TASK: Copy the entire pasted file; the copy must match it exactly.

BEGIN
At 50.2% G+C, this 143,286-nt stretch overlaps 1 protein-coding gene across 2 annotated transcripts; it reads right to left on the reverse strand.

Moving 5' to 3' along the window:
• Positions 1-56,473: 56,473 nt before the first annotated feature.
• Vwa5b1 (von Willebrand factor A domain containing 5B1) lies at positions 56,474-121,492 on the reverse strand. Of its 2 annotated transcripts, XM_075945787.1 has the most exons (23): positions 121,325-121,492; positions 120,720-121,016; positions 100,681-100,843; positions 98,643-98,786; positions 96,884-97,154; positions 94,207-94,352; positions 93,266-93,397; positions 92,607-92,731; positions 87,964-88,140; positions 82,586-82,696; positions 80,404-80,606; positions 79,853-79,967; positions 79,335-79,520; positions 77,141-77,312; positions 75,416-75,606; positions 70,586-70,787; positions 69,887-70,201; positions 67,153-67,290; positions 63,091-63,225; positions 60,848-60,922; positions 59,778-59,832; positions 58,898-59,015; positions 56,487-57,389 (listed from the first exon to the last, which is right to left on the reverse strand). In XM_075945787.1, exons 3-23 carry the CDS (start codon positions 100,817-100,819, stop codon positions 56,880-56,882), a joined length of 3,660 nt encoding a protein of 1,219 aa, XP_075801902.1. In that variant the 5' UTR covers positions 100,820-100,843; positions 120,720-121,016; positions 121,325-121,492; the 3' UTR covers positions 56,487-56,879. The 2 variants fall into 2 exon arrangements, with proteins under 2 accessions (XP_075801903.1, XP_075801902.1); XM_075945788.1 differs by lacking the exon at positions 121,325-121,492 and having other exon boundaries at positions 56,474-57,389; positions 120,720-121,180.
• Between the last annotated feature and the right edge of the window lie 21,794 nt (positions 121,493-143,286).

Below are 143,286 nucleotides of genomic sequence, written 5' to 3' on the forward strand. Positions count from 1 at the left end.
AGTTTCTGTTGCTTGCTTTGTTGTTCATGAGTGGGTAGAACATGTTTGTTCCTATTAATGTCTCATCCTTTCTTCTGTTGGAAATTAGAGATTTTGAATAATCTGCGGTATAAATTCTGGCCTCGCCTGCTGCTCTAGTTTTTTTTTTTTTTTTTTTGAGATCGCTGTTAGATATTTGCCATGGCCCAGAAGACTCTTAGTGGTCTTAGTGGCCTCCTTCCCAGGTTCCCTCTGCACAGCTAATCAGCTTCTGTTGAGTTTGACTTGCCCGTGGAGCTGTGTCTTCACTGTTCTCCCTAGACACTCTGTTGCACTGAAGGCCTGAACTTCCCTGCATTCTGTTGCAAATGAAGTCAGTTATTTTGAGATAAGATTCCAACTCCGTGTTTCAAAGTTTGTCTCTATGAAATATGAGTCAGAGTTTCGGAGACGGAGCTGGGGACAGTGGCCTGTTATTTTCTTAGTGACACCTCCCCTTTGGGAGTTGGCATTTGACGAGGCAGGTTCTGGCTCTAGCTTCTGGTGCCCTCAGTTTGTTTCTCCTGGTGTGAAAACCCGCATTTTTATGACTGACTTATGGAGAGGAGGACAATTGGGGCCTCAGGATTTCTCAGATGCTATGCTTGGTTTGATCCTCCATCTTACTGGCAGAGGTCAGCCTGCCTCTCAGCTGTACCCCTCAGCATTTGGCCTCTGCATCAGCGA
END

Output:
At 50.2% G+C, this 143,286-nt stretch overlaps 1 protein-coding gene across 2 annotated transcripts; it reads right to left on the reverse strand.

Moving 5' to 3' along the window:
• Positions 1-56,473: 56,473 nt before the first annotated feature.
• Vwa5b1 (von Willebrand factor A domain containing 5B1) lies at positions 56,474-121,492 on the reverse strand. Of its 2 annotated transcripts, XM_075945787.1 has the most exons (23): positions 121,325-121,492; positions 120,720-121,016; positions 100,681-100,843; positions 98,643-98,786; positions 96,884-97,154; positions 94,207-94,352; positions 93,266-93,397; positions 92,607-92,731; positions 87,964-88,140; positions 82,586-82,696; positions 80,404-80,606; positions 79,853-79,967; positions 79,335-79,520; positions 77,141-77,312; positions 75,416-75,606; positions 70,586-70,787; positions 69,887-70,201; positions 67,153-67,290; positions 63,091-63,225; positions 60,848-60,922; positions 59,778-59,832; positions 58,898-59,015; positions 56,487-57,389 (listed from the first exon to the last, which is right to left on the reverse strand). In XM_075945787.1, exons 3-23 carry the CDS (start codon positions 100,817-100,819, stop codon positions 56,880-56,882), a joined length of 3,660 nt encoding a protein of 1,219 aa, XP_075801902.1. In that variant the 5' UTR covers positions 100,820-100,843; positions 120,720-121,016; positions 121,325-121,492; the 3' UTR covers positions 56,487-56,879. The 2 variants fall into 2 exon arrangements, with proteins under 2 accessions (XP_075801903.1, XP_075801902.1); XM_075945788.1 differs by lacking the exon at positions 121,325-121,492 and having other exon boundaries at positions 56,474-57,389; positions 120,720-121,180.
• Between the last annotated feature and the right edge of the window lie 21,794 nt (positions 121,493-143,286).

Below are 143,286 nucleotides of genomic sequence, written 5' to 3' on the forward strand. Positions count from 1 at the left end.
AGTTTCTGTTGCTTGCTTTGTTGTTCATGAGTGGGTAGAACATGTTTGTTCCTATTAATGTCTCATCCTTTCTTCTGTTGGAAATTAGAGATTTTGAATAATCTGCGGTATAAATTCTGGCCTCGCCTGCTGCTCTAGTTTTTTTTTTTTTTTTTTTGAGATCGCTGTTAGATATTTGCCATGGCCCAGAAGACTCTTAGTGGTCTTAGTGGCCTCCTTCCCAGGTTCCCTCTGCACAGCTAATCAGCTTCTGTTGAGTTTGACTTGCCCGTGGAGCTGTGTCTTCACTGTTCTCCCTAGACACTCTGTTGCACTGAAGGCCTGAACTTCCCTGCATTCTGTTGCAAATGAAGTCAGTTATTTTGAGATAAGATTCCAACTCCGTGTTTCAAAGTTTGTCTCTATGAAATATGAGTCAGAGTTTCGGAGACGGAGCTGGGGACAGTGGCCTGTTATTTTCTTAGTGACACCTCCCCTTTGGGAGTTGGCATTTGACGAGGCAGGTTCTGGCTCTAGCTTCTGGTGCCCTCAGTTTGTTTCTCCTGGTGTGAAAACCCGCATTTTTATGACTGACTTATGGAGAGGAGGACAATTGGGGCCTCAGGATTTCTCAGATGCTATGCTTGGTTTGATCCTCCATCTTACTGGCAGAGGTCAGCCTGCCTCTCAGCTGTACCCCTCAGCATTTGGCCTCTGCATCAGCGA